The idea behind “getting toned” is usually described as a lean body with defined musculature, and not too much “bulk”.  A successful toning exercise program should be made up of two major components: muscular endurance weight training, and cardio.  Muscular endurance is the ability of a muscle group to sustain repeated contractions against a resistance. A muscular endurance program will allow a person to improve strength and muscular definition, but in a manner that won’t stimulate significant muscle growth.  This kind of program should be outlined with 2-3 sets, at least 12 reps, and less than 30s of rest between sets. This should be done at a high tempo for a 20-40 minutes. See figure 1. 

The second component of this training program is everybody’s favorite: Cardio.  In order to tone muscles, we must first lose surrounding subcutaneous fat surrounding the muscle.  The only way to lose fat is to be in a caloric deficit, meaning to intake/consume less calories than you expend.  The best way to burn calories efficiently is through cardio. During cardio workouts, your body’s primary source of fuel is by burning stored body fat with our aerobic energy system. To ensure you are burning fat as your primary energy source we recommend your heart rate remaining between 110 – 140 bpm depending on your age and current fitness level. My recommendation is to start your workout with 15min of moderate cardio (jog, walk, elliptical, bike, etc) before starting your weight lifting routine.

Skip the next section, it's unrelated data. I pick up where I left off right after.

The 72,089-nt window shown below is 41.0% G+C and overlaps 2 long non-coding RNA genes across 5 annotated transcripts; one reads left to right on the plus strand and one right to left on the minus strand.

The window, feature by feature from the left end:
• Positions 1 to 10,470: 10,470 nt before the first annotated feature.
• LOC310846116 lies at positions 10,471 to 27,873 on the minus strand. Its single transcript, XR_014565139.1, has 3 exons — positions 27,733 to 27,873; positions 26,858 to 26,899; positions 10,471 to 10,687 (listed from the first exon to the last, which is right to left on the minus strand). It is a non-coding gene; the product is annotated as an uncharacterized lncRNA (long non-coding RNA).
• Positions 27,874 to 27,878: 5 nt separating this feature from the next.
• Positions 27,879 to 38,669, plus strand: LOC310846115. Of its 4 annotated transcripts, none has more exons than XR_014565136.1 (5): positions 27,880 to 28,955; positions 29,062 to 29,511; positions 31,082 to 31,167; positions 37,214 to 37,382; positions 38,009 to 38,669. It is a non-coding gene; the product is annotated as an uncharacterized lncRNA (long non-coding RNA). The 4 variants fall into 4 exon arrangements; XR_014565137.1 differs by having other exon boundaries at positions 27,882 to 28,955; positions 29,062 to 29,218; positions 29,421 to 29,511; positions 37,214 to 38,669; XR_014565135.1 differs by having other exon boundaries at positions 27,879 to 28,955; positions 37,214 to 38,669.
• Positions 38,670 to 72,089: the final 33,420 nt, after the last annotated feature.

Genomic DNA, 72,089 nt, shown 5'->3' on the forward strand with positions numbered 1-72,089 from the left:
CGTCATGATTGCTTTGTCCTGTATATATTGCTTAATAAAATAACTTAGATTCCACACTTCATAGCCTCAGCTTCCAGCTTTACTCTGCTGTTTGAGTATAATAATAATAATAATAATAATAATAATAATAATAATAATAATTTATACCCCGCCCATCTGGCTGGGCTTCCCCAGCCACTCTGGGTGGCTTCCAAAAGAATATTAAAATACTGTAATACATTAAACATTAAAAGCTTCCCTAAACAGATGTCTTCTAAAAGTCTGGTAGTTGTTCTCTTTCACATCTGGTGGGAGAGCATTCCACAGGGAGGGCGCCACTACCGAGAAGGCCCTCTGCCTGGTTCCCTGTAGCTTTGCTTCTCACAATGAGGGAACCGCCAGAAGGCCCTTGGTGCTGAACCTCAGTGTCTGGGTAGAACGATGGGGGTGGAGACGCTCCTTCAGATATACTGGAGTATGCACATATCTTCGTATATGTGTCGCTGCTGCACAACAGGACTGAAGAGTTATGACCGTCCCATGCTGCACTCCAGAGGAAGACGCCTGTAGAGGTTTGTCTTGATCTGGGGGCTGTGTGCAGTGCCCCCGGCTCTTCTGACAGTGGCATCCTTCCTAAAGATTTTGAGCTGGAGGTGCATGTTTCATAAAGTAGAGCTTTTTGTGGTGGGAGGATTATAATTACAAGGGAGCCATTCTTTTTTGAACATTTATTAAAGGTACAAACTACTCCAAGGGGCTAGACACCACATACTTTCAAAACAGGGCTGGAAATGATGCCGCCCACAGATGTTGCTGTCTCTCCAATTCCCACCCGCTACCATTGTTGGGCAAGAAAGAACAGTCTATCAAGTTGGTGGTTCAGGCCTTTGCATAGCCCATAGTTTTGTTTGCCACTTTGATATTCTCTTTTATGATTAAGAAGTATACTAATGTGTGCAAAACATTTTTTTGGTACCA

The desire for bigger muscles stems directly from the term hypertrophy.  Hypertrophy is defined as an increase in muscle cell size creating increased cross sectional area of a muscle! An increase in muscular size is accomplished through specific hypertrophy weight training that will cause tiny microtears within the muscle as you lift.  These tears stimulate a repair response within the body and are repaired by muscle proteins that then rebuild your muscle to be bigger, stronger, and more resilient. To stimulate your muscles to get bigger your hypertrophy weight training program should consist of 3-6 sets, 6-12 reps, and 30s-1.5min of rest between sets.  See figure1.

How do I know if I am using the correct amount of weight?

Use the 2-for-2 Rule! This rule states that within your last set of an exercise, if you are able to perform two or more reps than your program calls for, for two consecutive workouts than it is time to increase your resistance!  Within the two weight training programs discussed above, you should not be failing to get to the assigned number of sets and reps. The ideal weight is one that challenges you with 2-3 reps left, but not so much of a challenge that you are forced to lose good technique in order to complete it.

Kylie Gokie- Certified Strength and Conditioning Specialist, EXOS Performance Specialist

Figure 1.

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